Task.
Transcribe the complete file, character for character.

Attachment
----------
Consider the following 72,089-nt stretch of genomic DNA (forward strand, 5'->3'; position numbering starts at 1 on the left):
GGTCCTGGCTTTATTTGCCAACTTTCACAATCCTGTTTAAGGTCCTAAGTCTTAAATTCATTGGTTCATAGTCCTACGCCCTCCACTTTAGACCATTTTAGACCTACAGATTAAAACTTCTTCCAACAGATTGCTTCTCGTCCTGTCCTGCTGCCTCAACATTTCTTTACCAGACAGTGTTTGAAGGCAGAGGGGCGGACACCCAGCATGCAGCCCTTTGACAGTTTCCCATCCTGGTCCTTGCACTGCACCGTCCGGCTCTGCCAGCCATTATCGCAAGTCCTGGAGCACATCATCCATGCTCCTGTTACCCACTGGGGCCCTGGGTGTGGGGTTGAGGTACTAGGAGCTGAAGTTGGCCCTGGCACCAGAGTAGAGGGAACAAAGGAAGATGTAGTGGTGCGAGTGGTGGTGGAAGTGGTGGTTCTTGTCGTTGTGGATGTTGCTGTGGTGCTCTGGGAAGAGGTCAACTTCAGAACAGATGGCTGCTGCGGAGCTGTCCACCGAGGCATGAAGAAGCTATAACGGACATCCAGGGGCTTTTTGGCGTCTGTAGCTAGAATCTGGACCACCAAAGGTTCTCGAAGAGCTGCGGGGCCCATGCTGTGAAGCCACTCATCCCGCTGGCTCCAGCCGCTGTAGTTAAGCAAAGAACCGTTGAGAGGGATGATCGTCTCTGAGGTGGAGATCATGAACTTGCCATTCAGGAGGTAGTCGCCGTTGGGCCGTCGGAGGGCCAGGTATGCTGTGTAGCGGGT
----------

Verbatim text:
Consider the following 72,089-nt stretch of genomic DNA (forward strand, 5'->3'; position numbering starts at 1 on the left):
GGTCCTGGCTTTATTTGCCAACTTTCACAATCCTGTTTAAGGTCCTAAGTCTTAAATTCATTGGTTCATAGTCCTACGCCCTCCACTTTAGACCATTTTAGACCTACAGATTAAAACTTCTTCCAACAGATTGCTTCTCGTCCTGTCCTGCTGCCTCAACATTTCTTTACCAGACAGTGTTTGAAGGCAGAGGGGCGGACACCCAGCATGCAGCCCTTTGACAGTTTCCCATCCTGGTCCTTGCACTGCACCGTCCGGCTCTGCCAGCCATTATCGCAAGTCCTGGAGCACATCATCCATGCTCCTGTTACCCACTGGGGCCCTGGGTGTGGGGTTGAGGTACTAGGAGCTGAAGTTGGCCCTGGCACCAGAGTAGAGGGAACAAAGGAAGATGTAGTGGTGCGAGTGGTGGTGGAAGTGGTGGTTCTTGTCGTTGTGGATGTTGCTGTGGTGCTCTGGGAAGAGGTCAACTTCAGAACAGATGGCTGCTGCGGAGCTGTCCACCGAGGCATGAAGAAGCTATAACGGACATCCAGGGGCTTTTTGGCGTCTGTAGCTAGAATCTGGACCACCAAAGGTTCTCGAAGAGCTGCGGGGCCCATGCTGTGAAGCCACTCATCCCGCTGGCTCCAGCCGCTGTAGTTAAGCAAAGAACCGTTGAGAGGGATGATCGTCTCTGAGGTGGAGATCATGAACTTGCCATTCAGGAGGTAGTCGCCGTTGGGCCGTCGGAGGGCCAGGTATGCTGTGTAGCGGGT